How does SQL pushback work?
The initial fragments of a flow leading from the data import nodes are the main targets for SQL generation. When a node is encountered that can't be compiled to SQL, the data is extracted from the database and subsequent processing is performed.
During flow preparation and prior to running, the SQL generation process happens as follows:
- The software reorders flows to move downstream nodes into the “SQL zone” where it can be proven safe to do so.
- Working from the import nodes toward the terminal nodes, SQL expressions are constructed incrementally. This phase stops when a node is encountered that can't be converted to SQL or when the terminal node (for example, a Table node or a Graph node) is converted to SQL. At the end of this phase, each node is labeled with an SQL statement if the node and its predecessors have an SQL equivalent.
- Working from the nodes with the most complicated SQL equivalents back toward the import nodes, the SQL is checked for validity. The SQL that was successfully validated is chosen for execution.
- Nodes for which all operations have generated SQL are highlighted with a SQL icon beside the node on the flow canvas. Based on the results, you may want to further reorganize your flow where appropriate to take full advantage of database execution.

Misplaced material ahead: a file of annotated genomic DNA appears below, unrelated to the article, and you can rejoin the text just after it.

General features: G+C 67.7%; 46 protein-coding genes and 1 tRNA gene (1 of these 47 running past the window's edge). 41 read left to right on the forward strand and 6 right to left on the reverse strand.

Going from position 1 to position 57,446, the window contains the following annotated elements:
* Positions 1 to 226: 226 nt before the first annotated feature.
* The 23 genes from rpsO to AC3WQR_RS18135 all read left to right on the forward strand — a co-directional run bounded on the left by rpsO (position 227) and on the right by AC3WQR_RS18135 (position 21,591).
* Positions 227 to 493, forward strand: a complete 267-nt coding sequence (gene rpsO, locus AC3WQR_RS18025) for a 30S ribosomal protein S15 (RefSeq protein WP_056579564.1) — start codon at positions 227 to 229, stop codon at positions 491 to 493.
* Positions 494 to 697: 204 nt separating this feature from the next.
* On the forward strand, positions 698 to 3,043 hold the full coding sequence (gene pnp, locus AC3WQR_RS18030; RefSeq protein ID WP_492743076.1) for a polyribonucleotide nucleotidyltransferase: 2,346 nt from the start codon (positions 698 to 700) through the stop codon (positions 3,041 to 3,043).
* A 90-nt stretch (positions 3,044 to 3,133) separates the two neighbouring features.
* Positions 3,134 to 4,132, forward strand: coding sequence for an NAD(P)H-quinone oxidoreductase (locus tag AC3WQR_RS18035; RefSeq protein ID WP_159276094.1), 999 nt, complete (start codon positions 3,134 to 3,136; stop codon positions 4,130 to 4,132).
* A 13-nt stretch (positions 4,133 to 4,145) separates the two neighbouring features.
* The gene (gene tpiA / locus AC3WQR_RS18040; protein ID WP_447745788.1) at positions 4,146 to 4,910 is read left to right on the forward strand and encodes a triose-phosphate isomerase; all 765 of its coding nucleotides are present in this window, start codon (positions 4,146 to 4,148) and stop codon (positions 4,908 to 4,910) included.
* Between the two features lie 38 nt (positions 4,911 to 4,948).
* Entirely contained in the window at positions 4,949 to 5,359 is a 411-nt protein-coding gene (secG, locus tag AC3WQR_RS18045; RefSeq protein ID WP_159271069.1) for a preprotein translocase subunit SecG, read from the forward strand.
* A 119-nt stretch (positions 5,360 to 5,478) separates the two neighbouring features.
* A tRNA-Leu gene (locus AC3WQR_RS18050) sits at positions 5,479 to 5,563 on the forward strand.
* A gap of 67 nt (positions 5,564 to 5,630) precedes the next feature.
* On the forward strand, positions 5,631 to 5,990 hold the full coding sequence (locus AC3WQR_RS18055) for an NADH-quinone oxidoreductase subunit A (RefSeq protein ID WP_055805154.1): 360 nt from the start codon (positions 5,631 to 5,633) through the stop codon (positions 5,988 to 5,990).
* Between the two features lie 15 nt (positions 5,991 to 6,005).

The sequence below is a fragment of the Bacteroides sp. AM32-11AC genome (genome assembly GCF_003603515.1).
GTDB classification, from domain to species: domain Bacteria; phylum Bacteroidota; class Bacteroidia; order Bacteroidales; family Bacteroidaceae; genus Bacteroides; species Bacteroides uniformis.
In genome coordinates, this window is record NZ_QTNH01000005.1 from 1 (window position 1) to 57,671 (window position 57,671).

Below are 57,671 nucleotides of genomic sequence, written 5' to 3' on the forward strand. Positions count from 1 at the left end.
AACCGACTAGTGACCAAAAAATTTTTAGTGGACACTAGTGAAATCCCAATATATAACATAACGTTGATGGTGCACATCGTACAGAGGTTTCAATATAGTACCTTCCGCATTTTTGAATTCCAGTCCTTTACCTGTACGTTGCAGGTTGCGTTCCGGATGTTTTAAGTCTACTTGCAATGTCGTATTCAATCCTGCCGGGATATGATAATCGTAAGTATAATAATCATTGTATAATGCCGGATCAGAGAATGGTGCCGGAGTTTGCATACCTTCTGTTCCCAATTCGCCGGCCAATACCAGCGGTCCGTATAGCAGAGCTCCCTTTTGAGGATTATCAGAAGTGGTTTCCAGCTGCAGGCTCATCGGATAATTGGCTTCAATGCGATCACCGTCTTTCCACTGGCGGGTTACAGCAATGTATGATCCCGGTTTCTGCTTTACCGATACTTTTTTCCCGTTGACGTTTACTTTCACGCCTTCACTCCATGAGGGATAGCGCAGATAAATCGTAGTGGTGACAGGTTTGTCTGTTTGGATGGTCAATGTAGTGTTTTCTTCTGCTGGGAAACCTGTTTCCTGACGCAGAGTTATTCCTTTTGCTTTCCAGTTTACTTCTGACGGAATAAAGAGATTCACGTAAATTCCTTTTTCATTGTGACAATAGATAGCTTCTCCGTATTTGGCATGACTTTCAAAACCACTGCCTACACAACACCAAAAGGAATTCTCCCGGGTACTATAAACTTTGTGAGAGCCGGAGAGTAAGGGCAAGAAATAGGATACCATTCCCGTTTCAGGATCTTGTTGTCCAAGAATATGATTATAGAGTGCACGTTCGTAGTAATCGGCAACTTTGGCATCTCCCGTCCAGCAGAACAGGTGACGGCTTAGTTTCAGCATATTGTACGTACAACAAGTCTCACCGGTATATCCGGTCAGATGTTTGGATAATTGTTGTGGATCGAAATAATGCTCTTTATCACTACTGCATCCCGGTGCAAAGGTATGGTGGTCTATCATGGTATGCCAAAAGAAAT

Where do improvements occur?
SQL pushback improves performance in a number of data operations:
- Joins (merge by key). Join operations can increase optimization within databases.
- Aggregation. The Aggregate, Distribution, and Web nodes all use aggregation to produce their results. Summarized data uses considerably less bandwidth than the original data.
- Selection. Choosing records based on certain criteria reduces the quantity of records.
- Sorting. Sorting records is a resource-intensive activity that is performed more efficiently in a database.
- Field derivation. New fields are generated more efficiently in a database.
- Field projection. The software extracts only fields that are required for subsequent processing from the database, which minimizes bandwidth and memory requirements. The same is also true for superfluous fields in flat files: although the software must read the superfluous fields, it doesn't allocate any storage for them.
- Scoring. SQL can be generated from decision trees, rulesets, linear regression, and factor-generated models.